With the advent of next-generation sequencing capabilities, many questions that were previously beyond our capabilities to explore are now well within reach. Metagenomic approaches in particular have recently experienced a burst of recognition. One such question that can no be addressed is the extent to which isolated cultures used in laboratory settings represent the true genetic diversity apparent in nature (Tettelin 2005). Pyrosequencing is especially important for such studies in that it is culture-independent. That is, genome sequences can be obtained from a sample even if the species in that sample cannot typically be grown in a laboratory setting. The authors of this paper applied 454 pyrosequencing to marine and coastal samples of cyanobacteria of the genus Synechococcus. This allowed them to identify the levels of diversity present in natural Synechococcus populations and acknowledge the importance of horizontal gene transfer in marine and coastal populations of cyanobacteria.
The authors were able to enrich their samples with Synechococcus by capitalizing on the genus’ natural fluorescence and thereby sorting out the bacteria in the samples using a high-speed flow cytometer. After this enrichment, 454 pyrosequencing was conducted on the two coastal and one open-ocean cyanobacterial populations. These sequences were then compared to the four complete Synechococcus genome sequences available (including representatives from the two most abundant clades-I and IV- as well as clades II and III)( Fuller 2003). Up to 25% of the reads could be mapped to the previously sequenced genomes when the authors used lenient cutoffs (70% identity, 70% sequence length). Of the gene models that had no hits, ca. 48% had atypical trinucleotide content, suggesting that they may have been recently acquired through horizontal gene transfer. Indeed, at least three plasmid families were found in the samples sequenced, again pointing to the potential contribution of horizontal gene transfer to the diversity within marine Synechoccoccus. This is the first reported incidence of plasmid detection in marine, rather than freshwater, cyanobacteria.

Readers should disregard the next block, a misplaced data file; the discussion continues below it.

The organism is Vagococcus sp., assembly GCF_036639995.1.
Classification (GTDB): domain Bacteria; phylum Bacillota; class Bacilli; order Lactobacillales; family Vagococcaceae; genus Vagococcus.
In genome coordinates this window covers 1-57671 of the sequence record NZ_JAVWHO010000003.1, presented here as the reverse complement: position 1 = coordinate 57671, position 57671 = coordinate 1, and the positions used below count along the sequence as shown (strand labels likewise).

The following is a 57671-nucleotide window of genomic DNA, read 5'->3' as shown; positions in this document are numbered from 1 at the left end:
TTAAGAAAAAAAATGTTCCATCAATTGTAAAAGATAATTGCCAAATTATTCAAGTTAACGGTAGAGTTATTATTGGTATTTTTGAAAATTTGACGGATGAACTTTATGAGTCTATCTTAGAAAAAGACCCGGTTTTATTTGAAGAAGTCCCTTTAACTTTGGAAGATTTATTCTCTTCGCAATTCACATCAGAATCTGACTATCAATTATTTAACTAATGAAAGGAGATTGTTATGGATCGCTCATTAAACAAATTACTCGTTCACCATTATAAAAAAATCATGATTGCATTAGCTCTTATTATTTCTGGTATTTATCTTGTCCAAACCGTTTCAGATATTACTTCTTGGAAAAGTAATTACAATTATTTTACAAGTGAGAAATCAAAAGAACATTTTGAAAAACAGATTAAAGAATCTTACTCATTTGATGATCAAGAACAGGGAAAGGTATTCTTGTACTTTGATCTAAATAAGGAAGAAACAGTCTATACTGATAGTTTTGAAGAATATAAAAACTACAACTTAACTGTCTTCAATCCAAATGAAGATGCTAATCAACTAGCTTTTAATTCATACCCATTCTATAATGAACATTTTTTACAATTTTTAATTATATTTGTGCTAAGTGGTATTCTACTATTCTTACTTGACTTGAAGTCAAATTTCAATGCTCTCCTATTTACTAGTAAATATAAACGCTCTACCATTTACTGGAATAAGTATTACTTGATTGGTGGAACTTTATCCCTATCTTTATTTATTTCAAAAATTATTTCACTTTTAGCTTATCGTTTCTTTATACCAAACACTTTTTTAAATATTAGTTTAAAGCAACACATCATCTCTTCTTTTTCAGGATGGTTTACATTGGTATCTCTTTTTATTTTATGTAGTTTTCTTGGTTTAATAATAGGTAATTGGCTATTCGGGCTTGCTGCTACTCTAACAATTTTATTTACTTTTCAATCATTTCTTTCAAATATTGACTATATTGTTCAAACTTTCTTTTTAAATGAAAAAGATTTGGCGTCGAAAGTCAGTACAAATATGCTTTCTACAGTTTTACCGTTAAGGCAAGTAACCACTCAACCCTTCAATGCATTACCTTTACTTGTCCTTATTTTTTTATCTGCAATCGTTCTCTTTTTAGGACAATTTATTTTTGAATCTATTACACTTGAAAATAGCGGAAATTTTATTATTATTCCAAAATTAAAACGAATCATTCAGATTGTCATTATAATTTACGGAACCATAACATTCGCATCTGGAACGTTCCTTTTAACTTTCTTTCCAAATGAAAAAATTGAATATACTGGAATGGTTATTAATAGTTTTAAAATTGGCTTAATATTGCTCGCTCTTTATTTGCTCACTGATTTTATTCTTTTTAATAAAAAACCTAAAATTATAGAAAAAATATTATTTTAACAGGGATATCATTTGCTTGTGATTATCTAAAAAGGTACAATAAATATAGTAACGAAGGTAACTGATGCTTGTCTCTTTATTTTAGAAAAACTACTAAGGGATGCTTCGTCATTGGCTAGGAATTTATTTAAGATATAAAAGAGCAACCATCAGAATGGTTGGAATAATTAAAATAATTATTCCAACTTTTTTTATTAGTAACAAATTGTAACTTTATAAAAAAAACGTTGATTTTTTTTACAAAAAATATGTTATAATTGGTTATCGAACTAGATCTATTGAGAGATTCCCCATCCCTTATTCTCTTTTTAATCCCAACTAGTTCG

In summary, the authors provided this evidence that plasmids play a part in marine cyanobacterial diversity and indicated that, while backbone genes were highly conserved across the metagenome sample, accessory genes were widely varied. Therefore, nature is much more diverse than would be indicated if we only took into account those few cultured representatives that we use in the lab.
B. Palenik, Q. Ren, V. Tai and I. T. Paulsen. (2009) Coastal Synechococcus metagenome reveals major roles for horizontal gene transfer and plasmids in population diversity. Environmental Microbiology 11(2):349-359.
Fuller, N.J., Marie, D., Partensky, F., Vaulot, D., Post, A.F., and Scanlan, D.J. (2003) Clade-specific 16S ribosomal DNA oligonucleotides reveal the predominance of a single marine Synechococcus clade throughout a stratified water column in the Red Sea. Appl Environ Microbiol 69: 2430–2443.
Glover, H.E. (1985) The physiology and ecology of the marine cyanobacterial genus Synechococcus. Adv Aquat Microbiol 3: 49–107.
Tettelin, H., Masignan, I.V., Cieslewicz, M.J., Donati, C., Medini, D., Ward, N.L., et al. (2005) Genome analysis of multiple pathogenic isolates of Streptococcus agalactiae: implications for the microbial ‘pan-genome’. Proc Natl Aca Sci USA 102: 13950–13955.
By Julie Hughes
University of Idaho